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Legacy Letters

The most important legacy we can leave our children 

is not money or possessions, but spiritual ideals.

– Rabbi Jonathan Sacks, Letters to the Next Generation

The importance of passing our values from generation to generation has always been central to Judaism. It is a tradition that began over 3500 years ago with Yaakov’s blessings to his children and grandchildren on his deathbed, blessings that are considered the first ethical will, the earliest kind of legacy letter. In fact, according to the Midrash, Jacob specifically requested from God that he not die suddenly but rather be granted a few days of illness so that he can part from his family with some final words. Moshe blesses the 12 tribes at the end of the Torah. In Talmudic times, students visited sages on their deathbeds to ask for words of wisdom. Great rabbis wrote legacy letters to spiritually guide their many followers after they were gone. 

You don’t need to be a sage to write a legacy letter. Jews of all backgrounds have continued the tradition of writing them until this very day.

Legacy letters are a powerful way to fortify the spiritual ideals that we teach our children and grandchildren. They are personal written documents or recordings that are intended to be given to family, friends, or community while you are still alive or after your death. Legacy letters are a gift of your values, knowledge, experiences, stories, life lessons, traditions, blessings, hopes and dreams. They can become cherished words, the most lasting tangible thing that connects you to your loved ones and descendants.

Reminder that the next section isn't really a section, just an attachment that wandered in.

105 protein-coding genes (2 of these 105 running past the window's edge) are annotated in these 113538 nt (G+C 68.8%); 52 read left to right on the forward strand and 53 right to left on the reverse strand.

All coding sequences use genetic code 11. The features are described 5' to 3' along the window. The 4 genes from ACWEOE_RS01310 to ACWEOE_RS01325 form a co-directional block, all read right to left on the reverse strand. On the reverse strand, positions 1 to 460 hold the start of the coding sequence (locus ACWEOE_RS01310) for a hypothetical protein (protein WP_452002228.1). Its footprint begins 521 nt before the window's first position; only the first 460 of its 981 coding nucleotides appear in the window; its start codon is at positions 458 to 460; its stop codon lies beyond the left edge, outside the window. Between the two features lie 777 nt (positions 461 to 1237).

Do you want to help perpetuate this ancient tradition and leave a legacy letter for your loved ones?

Here are some things to consider:

WHO is your intended audience? 

WHAT kind of letter do you wish to write?

WHEN do you intend to write and share your letter?

WHERE do you intend to store your letter?

HOW will the letter be written? 

WHY are you writing this letter? 

Some motivations might include to:  

  • share what has been most important/meaningful in your life
  • give your descendants a sense of their identity and purpose in life
  • explain the meaning behind some of the financial arrangements in your will
  • share stories, life lessons and advice
  • state memorial requests
  • say goodbye 
  • express gratitude
  • ask or offer forgiveness
  • give the recipient permission to go on living 
  • confront your mortality

You can see the attached PDF for a series of prompts that you might write or speak about.  

The process of creating an ethical will or legacy letter (whether written, audio, or visual) can be challenging but extremely rewarding. It provides an incredible opportunity to leave a powerful, lasting, and comforting gift for one’s family.  

Ematai is pleased to partner with Dr. Daphna Raskas to provide information about legacy letter writing on our website and to offer legacy letter writing workshops as part of our series on end-of-life planning. Information about the next workshop will be posted here. You can find the recording of the last workshop, here.

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